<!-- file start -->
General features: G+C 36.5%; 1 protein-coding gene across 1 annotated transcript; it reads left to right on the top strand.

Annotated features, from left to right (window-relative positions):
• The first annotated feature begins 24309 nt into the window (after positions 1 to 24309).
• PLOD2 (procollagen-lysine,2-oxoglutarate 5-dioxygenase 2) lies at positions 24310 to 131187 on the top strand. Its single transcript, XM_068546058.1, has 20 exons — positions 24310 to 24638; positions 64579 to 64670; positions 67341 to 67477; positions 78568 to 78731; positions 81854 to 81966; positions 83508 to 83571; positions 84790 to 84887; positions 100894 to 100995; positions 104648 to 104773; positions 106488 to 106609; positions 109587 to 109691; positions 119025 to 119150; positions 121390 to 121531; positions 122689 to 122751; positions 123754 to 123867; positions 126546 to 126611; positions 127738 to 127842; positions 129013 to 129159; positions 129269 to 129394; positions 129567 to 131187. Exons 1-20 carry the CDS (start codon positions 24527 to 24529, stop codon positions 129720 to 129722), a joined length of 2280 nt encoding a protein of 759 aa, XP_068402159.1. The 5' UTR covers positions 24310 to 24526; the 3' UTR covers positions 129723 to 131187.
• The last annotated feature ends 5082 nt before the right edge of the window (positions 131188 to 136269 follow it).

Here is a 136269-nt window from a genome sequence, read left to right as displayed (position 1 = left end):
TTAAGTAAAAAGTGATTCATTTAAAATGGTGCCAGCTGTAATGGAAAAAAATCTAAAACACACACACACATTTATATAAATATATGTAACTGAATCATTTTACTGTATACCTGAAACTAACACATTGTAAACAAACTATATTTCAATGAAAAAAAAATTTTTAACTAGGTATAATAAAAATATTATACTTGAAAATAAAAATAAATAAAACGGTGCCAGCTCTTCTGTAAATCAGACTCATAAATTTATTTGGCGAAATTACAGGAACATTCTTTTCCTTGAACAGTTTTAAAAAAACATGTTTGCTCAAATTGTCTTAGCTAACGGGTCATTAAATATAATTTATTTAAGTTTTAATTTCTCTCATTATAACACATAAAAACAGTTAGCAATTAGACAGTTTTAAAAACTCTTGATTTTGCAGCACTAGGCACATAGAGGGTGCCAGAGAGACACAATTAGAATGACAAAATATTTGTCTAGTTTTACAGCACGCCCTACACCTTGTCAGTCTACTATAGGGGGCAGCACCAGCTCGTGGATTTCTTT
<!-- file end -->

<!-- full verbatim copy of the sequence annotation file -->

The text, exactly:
General features: G+C 36.5%; 1 protein-coding gene across 1 annotated transcript; it reads left to right on the top strand.

Annotated features, from left to right (window-relative positions):
• The first annotated feature begins 24309 nt into the window (after positions 1 to 24309).
• PLOD2 (procollagen-lysine,2-oxoglutarate 5-dioxygenase 2) lies at positions 24310 to 131187 on the top strand. Its single transcript, XM_068546058.1, has 20 exons — positions 24310 to 24638; positions 64579 to 64670; positions 67341 to 67477; positions 78568 to 78731; positions 81854 to 81966; positions 83508 to 83571; positions 84790 to 84887; positions 100894 to 100995; positions 104648 to 104773; positions 106488 to 106609; positions 109587 to 109691; positions 119025 to 119150; positions 121390 to 121531; positions 122689 to 122751; positions 123754 to 123867; positions 126546 to 126611; positions 127738 to 127842; positions 129013 to 129159; positions 129269 to 129394; positions 129567 to 131187. Exons 1-20 carry the CDS (start codon positions 24527 to 24529, stop codon positions 129720 to 129722), a joined length of 2280 nt encoding a protein of 759 aa, XP_068402159.1. The 5' UTR covers positions 24310 to 24526; the 3' UTR covers positions 129723 to 131187.
• The last annotated feature ends 5082 nt before the right edge of the window (positions 131188 to 136269 follow it).

Here is a 136269-nt window from a genome sequence, read left to right as displayed (position 1 = left end):
TTAAGTAAAAAGTGATTCATTTAAAATGGTGCCAGCTGTAATGGAAAAAAATCTAAAACACACACACACATTTATATAAATATATGTAACTGAATCATTTTACTGTATACCTGAAACTAACACATTGTAAACAAACTATATTTCAATGAAAAAAAAATTTTTAACTAGGTATAATAAAAATATTATACTTGAAAATAAAAATAAATAAAACGGTGCCAGCTCTTCTGTAAATCAGACTCATAAATTTATTTGGCGAAATTACAGGAACATTCTTTTCCTTGAACAGTTTTAAAAAAACATGTTTGCTCAAATTGTCTTAGCTAACGGGTCATTAAATATAATTTATTTAAGTTTTAATTTCTCTCATTATAACACATAAAAACAGTTAGCAATTAGACAGTTTTAAAAACTCTTGATTTTGCAGCACTAGGCACATAGAGGGTGCCAGAGAGACACAATTAGAATGACAAAATATTTGTCTAGTTTTACAGCACGCCCTACACCTTGTCAGTCTACTATAGGGGGCAGCACCAGCTCGTGGATTTCTTT